Fujifilm GFX : Focus Bracketing Is Not Just for Close-Ups

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Focus Bracketing Is Not Just For Close-ups

For years we’ve seen focus stacking with macro photography. Tiny screws that require 400 shots to be captured and stitched together to get one image with sharpness from front to back.

The Fujifilm GFX100 / GFX100S / GFX50S II offers focus bracketing in-camera for any lens you can mount and use autofocus functions with. I have been using it for a few years now, and I must say, it is a game changer for landscapes, even with wide-angle lenses. Focus bracketing is built into the Fujifilm GFX100 / GFX100S / GFX50S II. When set up properly in Auto or Manual, it will shoot an image from your closest point and calculate how many shots it will do until it reaches infinity. The longer the lens, the more shots you will need to achieve focus from the foreground to infinity.

Let’s get started.

1. Press the DRIVE button to display drive mode options.

2. Press the focus stick (focus lever) up or down to highlight Bracketing.

3. Press the focus stick left or right to highlight the focus bracketing settings.

4. Press MENU/OK to select.

5. Take pictures.




In Auto mode, the camera calculates FRAMES and STEP automatically.

1. SHOOTING SETTING In the shooting menu, highlight FOCUS BKT SETTING, and press MENU/OK.

2. Select AUTO and choose an INTERVAL.

The view through the lens will be displayed.

3. Focus on the nearest end of the subject and press MENU/OK.

The selected focus distance appears as A on the focus distance indicator. 

4. Focus on the farthest end of the subject and press DISP/BACK. The selected focus distance (B) and focus range (A to B) appear on the focus distance indicator.

5. Take photographs.

The camera will calculate values for FRAMES and STEP automatically. The number of frames will appear in the display.


In Manual mode, you choose the following.

FRAMES : the number of shots.
STEP : the amount of focus shift between each shot.
INTERVAL : the delay/ time between shots.

Once the shots are captured, we are ready to stack the various images in Helicon Focus. I like to bring my Fuji RAW files into Capture 23 first. This allows me to get great color and details because of the applied camera profile. Helicon and Capture One teamed up a few years ago and developed a really effective workflow from Capture 23 to Helicon Focus. One tip I will share is that I find the images I want to stack and I tag them with the same color tag in Capture One. This makes it easy to quickly identify the images you will be selecting in Capture 23 to stack focus.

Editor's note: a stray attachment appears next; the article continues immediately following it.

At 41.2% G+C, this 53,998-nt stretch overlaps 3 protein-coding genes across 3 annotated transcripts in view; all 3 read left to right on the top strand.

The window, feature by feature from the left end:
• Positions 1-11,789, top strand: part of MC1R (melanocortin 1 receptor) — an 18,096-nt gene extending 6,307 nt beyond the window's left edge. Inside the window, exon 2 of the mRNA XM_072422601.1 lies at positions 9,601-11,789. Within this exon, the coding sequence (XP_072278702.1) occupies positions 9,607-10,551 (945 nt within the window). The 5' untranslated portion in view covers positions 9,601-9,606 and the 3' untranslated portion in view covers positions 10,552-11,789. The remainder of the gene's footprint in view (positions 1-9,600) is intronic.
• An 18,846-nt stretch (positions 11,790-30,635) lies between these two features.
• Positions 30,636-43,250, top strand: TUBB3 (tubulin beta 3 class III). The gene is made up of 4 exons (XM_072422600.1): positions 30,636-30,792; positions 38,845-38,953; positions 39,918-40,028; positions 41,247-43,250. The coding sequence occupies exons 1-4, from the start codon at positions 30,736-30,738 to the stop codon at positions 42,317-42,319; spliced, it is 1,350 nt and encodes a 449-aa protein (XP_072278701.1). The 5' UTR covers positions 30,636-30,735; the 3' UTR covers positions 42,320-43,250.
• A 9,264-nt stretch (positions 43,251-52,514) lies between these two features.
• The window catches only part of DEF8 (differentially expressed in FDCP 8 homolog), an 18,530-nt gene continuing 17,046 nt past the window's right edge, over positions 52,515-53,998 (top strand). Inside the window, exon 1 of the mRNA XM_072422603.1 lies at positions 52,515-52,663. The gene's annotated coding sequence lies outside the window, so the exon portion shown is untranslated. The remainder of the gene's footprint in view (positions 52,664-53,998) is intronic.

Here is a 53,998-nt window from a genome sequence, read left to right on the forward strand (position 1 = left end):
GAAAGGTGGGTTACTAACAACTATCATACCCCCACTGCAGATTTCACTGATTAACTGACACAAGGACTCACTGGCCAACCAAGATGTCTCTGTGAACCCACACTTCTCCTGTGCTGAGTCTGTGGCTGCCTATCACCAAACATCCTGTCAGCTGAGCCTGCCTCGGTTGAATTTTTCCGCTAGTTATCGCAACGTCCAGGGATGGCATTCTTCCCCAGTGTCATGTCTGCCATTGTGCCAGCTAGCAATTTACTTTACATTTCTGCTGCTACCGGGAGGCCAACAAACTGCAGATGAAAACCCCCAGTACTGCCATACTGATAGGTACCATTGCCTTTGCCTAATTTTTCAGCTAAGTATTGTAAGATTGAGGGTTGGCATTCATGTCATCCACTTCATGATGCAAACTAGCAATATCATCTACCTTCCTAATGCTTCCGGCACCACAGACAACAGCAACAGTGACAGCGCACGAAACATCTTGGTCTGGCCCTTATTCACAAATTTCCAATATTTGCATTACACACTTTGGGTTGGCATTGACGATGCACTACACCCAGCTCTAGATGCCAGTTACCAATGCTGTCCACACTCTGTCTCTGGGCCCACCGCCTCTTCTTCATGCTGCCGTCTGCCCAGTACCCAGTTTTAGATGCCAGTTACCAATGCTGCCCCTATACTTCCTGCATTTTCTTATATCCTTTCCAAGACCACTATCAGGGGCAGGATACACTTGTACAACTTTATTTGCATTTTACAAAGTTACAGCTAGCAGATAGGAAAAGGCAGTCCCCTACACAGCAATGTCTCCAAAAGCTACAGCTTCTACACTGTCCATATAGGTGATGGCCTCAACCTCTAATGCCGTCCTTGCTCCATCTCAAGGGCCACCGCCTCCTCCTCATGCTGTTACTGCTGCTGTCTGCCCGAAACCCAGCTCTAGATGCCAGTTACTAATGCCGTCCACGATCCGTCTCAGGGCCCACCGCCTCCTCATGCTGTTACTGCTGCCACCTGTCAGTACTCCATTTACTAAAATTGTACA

I group my images together, usually marked with a color tag, and right click to Edit with Stack in Helicon Focus. This will take your original RAW file and process it in Capture 23. It will then load that series of images into Helicon Focus and prepare to stack all the series into one file. I think it works very well and makes the workflow much faster and easier.

Once the images are prepared for batch processing in Capture 23, you can select the Format, ICC profiles, and any scaling options before you process all the images.. After processing the images, it will launch Helicon Focus software and load all selected images. This image was captured with the Fuji GFX100s and 45mm-100mm AF lens. I simply selected the starting point in the lower portion of the ground, and it automatically calculates how many images it would require; in this image, at 100mm on the zoom, it calculated nine shots. Click Edit Variants to start the process. The Fuji camera will shoot, change focus, shoot, and change focus until all the images have been captured.

Helicon Focus will load the images and check them off to start the Focus Stack. You will select a Render Option at the bottom or the icons at the top of the program. As it renders the images, you will see the mask being created to select the focus part of the image, and it will build the stacked image.

You will know it has completed rendering when you see a single sharp image on the right. The image on the left is the frame being rendered at that time. 

The last step is you will need to save the image. You will be able to rename and change the location of the file you are saving. While working in Helicon Focus, I found an Animation feature in the menu. This loads all the images in the stack and animates the focus bracketing. Pretty cool. I have saved this animation file from this stack in Helicon for your review.

Tethered shooting with a Fujifilm camera and using Focus Bracketing is not supported in Capture One, but it works flawlessly if you set up the Focus Bracket on the camera and shoot the image into Capture One. Maybe one-day, Capture One will integrate the ability to set up focus bracketing in the software so it can all be done remotely. This would be very helpful for studio-type work and other applications where a tethered workflow is preferred.

By Chris Snipes

Thanks for the read! If you have any questions, or interest in a photographic system upgrade, feel free to reach out.

Chris Snipes

813.335.2473 | chris@captureintegration.com

The system Chris used to create this focus stack

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